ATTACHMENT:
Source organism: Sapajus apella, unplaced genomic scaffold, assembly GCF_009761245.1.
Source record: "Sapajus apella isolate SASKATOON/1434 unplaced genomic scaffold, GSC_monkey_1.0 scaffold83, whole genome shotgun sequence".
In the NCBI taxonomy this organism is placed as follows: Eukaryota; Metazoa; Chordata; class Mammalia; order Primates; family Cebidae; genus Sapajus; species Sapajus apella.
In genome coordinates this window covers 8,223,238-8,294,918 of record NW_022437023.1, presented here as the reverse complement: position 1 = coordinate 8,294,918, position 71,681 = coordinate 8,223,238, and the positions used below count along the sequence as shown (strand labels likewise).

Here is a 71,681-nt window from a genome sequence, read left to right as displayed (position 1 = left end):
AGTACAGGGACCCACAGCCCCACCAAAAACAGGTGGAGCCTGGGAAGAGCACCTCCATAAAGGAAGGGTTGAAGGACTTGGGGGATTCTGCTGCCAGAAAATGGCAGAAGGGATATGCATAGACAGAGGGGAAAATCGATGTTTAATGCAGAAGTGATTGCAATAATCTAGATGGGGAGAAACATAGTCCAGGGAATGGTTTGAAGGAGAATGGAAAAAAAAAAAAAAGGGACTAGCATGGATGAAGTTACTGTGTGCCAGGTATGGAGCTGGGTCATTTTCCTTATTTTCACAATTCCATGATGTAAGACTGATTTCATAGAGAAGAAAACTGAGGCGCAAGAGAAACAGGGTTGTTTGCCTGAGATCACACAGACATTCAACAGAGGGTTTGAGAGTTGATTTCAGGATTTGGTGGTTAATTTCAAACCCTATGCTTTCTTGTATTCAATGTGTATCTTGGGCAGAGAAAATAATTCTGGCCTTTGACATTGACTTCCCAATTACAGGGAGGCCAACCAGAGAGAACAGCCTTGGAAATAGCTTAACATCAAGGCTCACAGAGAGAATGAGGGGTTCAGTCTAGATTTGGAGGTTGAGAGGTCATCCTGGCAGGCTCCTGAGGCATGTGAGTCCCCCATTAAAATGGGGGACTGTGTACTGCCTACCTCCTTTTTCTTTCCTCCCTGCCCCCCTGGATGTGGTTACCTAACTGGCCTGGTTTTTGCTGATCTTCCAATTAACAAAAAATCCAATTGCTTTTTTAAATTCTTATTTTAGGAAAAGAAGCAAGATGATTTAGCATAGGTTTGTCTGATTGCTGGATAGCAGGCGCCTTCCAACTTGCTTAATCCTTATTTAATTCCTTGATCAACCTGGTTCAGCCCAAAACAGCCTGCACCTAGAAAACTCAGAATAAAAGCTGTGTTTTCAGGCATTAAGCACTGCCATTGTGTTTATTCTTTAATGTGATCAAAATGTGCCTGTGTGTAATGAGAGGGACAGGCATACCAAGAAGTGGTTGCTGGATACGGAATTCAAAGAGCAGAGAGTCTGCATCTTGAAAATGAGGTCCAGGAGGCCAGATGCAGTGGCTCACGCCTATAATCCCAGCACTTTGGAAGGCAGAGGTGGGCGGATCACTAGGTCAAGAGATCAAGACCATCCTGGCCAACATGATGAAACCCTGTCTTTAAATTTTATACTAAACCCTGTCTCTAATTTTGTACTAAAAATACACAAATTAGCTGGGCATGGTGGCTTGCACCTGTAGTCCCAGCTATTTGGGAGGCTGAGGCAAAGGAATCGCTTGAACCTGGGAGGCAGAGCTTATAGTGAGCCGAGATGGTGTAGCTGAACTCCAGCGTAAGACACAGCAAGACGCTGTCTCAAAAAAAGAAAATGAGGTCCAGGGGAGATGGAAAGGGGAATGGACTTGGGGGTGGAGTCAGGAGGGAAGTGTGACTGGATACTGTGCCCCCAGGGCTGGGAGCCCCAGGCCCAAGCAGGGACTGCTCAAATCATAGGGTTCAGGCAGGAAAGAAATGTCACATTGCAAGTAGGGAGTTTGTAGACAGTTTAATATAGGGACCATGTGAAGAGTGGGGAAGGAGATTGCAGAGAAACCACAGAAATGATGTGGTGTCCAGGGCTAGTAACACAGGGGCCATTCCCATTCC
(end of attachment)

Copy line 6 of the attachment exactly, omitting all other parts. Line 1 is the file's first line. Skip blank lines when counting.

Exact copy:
AGTACAGGGACCCACAGCCCCACCAAAAACAGGTGGAGCCTGGGAAGAGCACCTCCATAAAGGAAGGGTTGAAGGACTTGGGGGATTCTGCTGCCAGAAAATGGCAGAAGGGATATGCATAGACAGAGGGGAAAATCGATGTTTAATGCAGAAGTGATTGCAATAATCTAGATGGGGAGAAACATAGTCCAGGGAATGGTTTGAAGGAGAATGGAAAAAAAAAAAAAAGGGACTAGCATGGATGAAGTTACTGTGTGCCAGGTATGGAGCTGGGTCATTTTCCTTATTTTCACAATTCCATGATGTAAGACTGATTTCATAGAGAAGAAAACTGAGGCGCAAGAGAAACAGGGTTGTTTGCCTGAGATCACACAGACATTCAACAGAGGGTTTGAGAGTTGATTTCAGGATTTGGTGGTTAATTTCAAACCCTATGCTTTCTTGTATTCAATGTGTATCTTGGGCAGAGAAAATAATTCTGGCCTTTGACATTGACTTCCCAATTACAGGGAGGCCAACCAGAGAGAACAGCCTTGGAAATAGCTTAACATCAAGGCTCACAGAGAGAATGAGGGGTTCAGTCTAGATTTGGAGGTTGAGAGGTCATCCTGGCAGGCTCCTGAGGCATGTGAGTCCCCCATTAAAATGGGGGACTGTGTACTGCCTACCTCCTTTTTCTTTCCTCCCTGCCCCCCTGGATGTGGTTACCTAACTGGCCTGGTTTTTGCTGATCTTCCAATTAACAAAAAATCCAATTGCTTTTTTAAATTCTTATTTTAGGAAAAGAAGCAAGATGATTTAGCATAGGTTTGTCTGATTGCTGGATAGCAGGCGCCTTCCAACTTGCTTAATCCTTATTTAATTCCTTGATCAACCTGGTTCAGCCCAAAACAGCCTGCACCTAGAAAACTCAGAATAAAAGCTGTGTTTTCAGGCATTAAGCACTGCCATTGTGTTTATTCTTTAATGTGATCAAAATGTGCCTGTGTGTAATGAGAGGGACAGGCATACCAAGAAGTGGTTGCTGGATACGGAATTCAAAGAGCAGAGAGTCTGCATCTTGAAAATGAGGTCCAGGAGGCCAGATGCAGTGGCTCACGCCTATAATCCCAGCACTTTGGAAGGCAGAGGTGGGCGGATCACTAGGTCAAGAGATCAAGACCATCCTGGCCAACATGATGAAACCCTGTCTTTAAATTTTATACTAAACCCTGTCTCTAATTTTGTACTAAAAATACACAAATTAGCTGGGCATGGTGGCTTGCACCTGTAGTCCCAGCTATTTGGGAGGCTGAGGCAAAGGAATCGCTTGAACCTGGGAGGCAGAGCTTATAGTGAGCCGAGATGGTGTAGCTGAACTCCAGCGTAAGACACAGCAAGACGCTGTCTCAAAAAAAGAAAATGAGGTCCAGGGGAGATGGAAAGGGGAATGGACTTGGGGGTGGAGTCAGGAGGGAAGTGTGACTGGATACTGTGCCCCCAGGGCTGGGAGCCCCAGGCCCAAGCAGGGACTGCTCAAATCATAGGGTTCAGGCAGGAAAGAAATGTCACATTGCAAGTAGGGAGTTTGTAGACAGTTTAATATAGGGACCATGTGAAGAGTGGGGAAGGAGATTGCAGAGAAACCACAGAAATGATGTGGTGTCCAGGGCTAGTAACACAGGGGCCATTCCCATTCC